The sky is the limit for campaign contributions to state legislators in Jefferson City, but Kansas City Council members think too much money flooding into campaigns raises the specter of corruption.
So on Wednesday the council’s Finance, Governance and Ethics Committee reaffirmed the council’s support for campaign contribution limits. The measure goes to the full council on June 12.
“We’ve seen what the result of no limits can be, and I don’t think it’s healthy,” committee chairwoman Jan Marcason said after Wednesday’s committee vote. “It’s the appearance of impropriety.”
The City Council first began regulating its own campaign contributions in 1992. Limits have fluctuated since then and have been affected by changes in state law.
When specific city limits were adopted in 2007, most council members said Kansas City residents wanted grass-roots campaigns that would not be unduly influenced by huge bundles of cash. The Missouri General Assembly then abolished campaign limits with a law that took effect in August 2008. But it did not prohibit charter cities such as Kansas City from reinstating their own limits, and the council chose to do so.
City Attorney Bill Geary told the panel that the latest measure would adjust those limits every four years to account for changes in the consumer price index. The new limits for the 2015 council elections apply for the primary period, from March 23, 2011, to April 7, 2015, and then for the general election period, April 8, 2015, to June 23, 2015. Contribution limits for mayoral candidates per election period would be $3,150, up from $3,000. Limits for at-large council candidates would be $2,625 and for in-district candidates would be $1,575, also slight increases.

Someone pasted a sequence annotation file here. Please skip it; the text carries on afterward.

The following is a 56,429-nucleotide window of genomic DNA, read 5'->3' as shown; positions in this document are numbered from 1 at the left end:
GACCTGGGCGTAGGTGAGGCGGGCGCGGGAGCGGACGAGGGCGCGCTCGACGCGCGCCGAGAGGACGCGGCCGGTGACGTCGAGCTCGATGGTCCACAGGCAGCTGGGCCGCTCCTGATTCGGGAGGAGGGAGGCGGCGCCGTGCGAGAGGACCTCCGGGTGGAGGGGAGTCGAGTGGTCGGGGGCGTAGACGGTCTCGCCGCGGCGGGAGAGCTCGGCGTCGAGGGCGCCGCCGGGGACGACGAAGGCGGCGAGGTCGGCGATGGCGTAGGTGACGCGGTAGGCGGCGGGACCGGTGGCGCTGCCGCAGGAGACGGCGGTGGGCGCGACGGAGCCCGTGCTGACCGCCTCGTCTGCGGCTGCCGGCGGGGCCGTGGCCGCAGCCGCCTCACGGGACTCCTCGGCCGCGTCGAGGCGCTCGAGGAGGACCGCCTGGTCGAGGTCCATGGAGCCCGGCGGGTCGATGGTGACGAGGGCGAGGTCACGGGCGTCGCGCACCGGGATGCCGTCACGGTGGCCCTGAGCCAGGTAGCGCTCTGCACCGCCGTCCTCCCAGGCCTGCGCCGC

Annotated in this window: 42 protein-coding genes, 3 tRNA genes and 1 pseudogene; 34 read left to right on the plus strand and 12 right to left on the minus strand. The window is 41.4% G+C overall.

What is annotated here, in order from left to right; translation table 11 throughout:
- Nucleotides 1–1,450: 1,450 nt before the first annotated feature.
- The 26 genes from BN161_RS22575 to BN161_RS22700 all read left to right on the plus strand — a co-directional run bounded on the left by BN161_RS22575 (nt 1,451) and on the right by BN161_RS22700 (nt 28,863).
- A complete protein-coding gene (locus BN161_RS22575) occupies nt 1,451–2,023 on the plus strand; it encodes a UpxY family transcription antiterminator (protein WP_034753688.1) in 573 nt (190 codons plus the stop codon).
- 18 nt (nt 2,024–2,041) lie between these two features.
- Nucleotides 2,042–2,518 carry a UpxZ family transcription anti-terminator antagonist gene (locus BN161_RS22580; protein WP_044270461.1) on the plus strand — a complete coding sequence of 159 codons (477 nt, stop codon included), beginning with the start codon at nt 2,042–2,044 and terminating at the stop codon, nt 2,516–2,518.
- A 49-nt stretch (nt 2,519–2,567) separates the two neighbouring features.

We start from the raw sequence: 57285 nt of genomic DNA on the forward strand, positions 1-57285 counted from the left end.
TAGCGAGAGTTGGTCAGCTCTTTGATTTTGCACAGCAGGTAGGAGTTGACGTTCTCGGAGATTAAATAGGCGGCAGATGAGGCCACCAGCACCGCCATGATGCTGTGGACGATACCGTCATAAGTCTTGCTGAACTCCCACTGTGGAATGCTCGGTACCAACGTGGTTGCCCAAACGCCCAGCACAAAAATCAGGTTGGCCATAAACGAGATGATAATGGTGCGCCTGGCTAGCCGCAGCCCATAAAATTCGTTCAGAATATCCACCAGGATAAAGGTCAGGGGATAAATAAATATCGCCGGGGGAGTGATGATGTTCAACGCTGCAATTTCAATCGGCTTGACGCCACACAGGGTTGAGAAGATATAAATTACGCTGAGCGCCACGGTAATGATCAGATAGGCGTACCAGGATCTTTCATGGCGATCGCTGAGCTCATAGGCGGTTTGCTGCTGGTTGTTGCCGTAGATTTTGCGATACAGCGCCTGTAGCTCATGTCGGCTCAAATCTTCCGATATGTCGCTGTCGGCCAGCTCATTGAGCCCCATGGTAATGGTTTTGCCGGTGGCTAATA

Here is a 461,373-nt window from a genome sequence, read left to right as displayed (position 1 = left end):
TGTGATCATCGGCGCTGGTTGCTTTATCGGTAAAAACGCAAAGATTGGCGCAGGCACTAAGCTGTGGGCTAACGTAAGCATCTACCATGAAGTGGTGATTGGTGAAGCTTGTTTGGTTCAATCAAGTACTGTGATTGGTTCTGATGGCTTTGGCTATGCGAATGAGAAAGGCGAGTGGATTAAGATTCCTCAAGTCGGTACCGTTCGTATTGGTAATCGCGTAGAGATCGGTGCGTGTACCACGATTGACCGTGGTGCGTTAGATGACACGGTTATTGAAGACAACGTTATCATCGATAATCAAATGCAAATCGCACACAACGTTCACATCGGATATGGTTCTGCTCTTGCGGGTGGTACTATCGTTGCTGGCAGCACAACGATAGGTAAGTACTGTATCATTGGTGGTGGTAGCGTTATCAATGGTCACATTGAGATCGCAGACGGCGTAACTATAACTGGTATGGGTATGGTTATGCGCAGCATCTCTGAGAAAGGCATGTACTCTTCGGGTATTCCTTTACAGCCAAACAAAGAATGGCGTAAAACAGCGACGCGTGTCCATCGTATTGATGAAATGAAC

The ordinance also makes accommodations for state and county legislators, school board members and others who have campaigned in the past without such limits, have built up campaign war chests and now choose to run for City Council. Geary said amounts that those candidates have collected would not be affected by the limits until the day after the person’s non-city election. If a candidate has collected more than the city limit after the non-city election, he or she will have to return the excess money to the donor or could donate it to another campaign.
Geary said he has looked at campaign disclosure reports for some potential council candidates currently serving in other offices. He determined they would not be severely affected by the city’s limits and would not have to return huge amounts of donations.
The filing period for council candidates will begin Dec. 9 and end Jan. 13.
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